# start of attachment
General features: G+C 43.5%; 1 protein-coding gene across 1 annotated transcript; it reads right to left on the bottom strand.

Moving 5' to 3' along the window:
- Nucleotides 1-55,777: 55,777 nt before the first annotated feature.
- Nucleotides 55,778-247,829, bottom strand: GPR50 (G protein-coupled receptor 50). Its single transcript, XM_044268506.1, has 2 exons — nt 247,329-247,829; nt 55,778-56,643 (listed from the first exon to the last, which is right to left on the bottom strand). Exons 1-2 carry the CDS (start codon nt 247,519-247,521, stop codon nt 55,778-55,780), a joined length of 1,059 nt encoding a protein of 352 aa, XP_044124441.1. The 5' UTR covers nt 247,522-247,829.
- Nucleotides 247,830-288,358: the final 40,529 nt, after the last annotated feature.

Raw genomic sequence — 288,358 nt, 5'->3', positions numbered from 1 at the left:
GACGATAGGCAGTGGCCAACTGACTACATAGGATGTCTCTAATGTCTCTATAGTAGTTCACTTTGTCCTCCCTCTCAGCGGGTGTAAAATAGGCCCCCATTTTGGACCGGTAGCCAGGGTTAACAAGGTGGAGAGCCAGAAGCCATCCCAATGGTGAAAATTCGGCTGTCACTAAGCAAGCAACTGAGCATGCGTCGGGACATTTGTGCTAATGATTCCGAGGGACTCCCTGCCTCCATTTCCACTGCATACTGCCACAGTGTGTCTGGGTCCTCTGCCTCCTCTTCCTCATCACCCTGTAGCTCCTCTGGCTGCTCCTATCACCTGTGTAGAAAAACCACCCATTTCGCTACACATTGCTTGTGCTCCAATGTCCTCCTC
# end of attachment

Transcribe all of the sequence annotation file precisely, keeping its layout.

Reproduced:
General features: G+C 43.5%; 1 protein-coding gene across 1 annotated transcript; it reads right to left on the bottom strand.

Moving 5' to 3' along the window:
- Nucleotides 1-55,777: 55,777 nt before the first annotated feature.
- Nucleotides 55,778-247,829, bottom strand: GPR50 (G protein-coupled receptor 50). Its single transcript, XM_044268506.1, has 2 exons — nt 247,329-247,829; nt 55,778-56,643 (listed from the first exon to the last, which is right to left on the bottom strand). Exons 1-2 carry the CDS (start codon nt 247,519-247,521, stop codon nt 55,778-55,780), a joined length of 1,059 nt encoding a protein of 352 aa, XP_044124441.1. The 5' UTR covers nt 247,522-247,829.
- Nucleotides 247,830-288,358: the final 40,529 nt, after the last annotated feature.

Raw genomic sequence — 288,358 nt, 5'->3', positions numbered from 1 at the left:
GACGATAGGCAGTGGCCAACTGACTACATAGGATGTCTCTAATGTCTCTATAGTAGTTCACTTTGTCCTCCCTCTCAGCGGGTGTAAAATAGGCCCCCATTTTGGACCGGTAGCCAGGGTTAACAAGGTGGAGAGCCAGAAGCCATCCCAATGGTGAAAATTCGGCTGTCACTAAGCAAGCAACTGAGCATGCGTCGGGACATTTGTGCTAATGATTCCGAGGGACTCCCTGCCTCCATTTCCACTGCATACTGCCACAGTGTGTCTGGGTCCTCTGCCTCCTCTTCCTCATCACCCTGTAGCTCCTCTGGCTGCTCCTATCACCTGTGTAGAAAAACCACCCATTTCGCTACACATTGCTTGTGCTCCAATGTCCTCCTC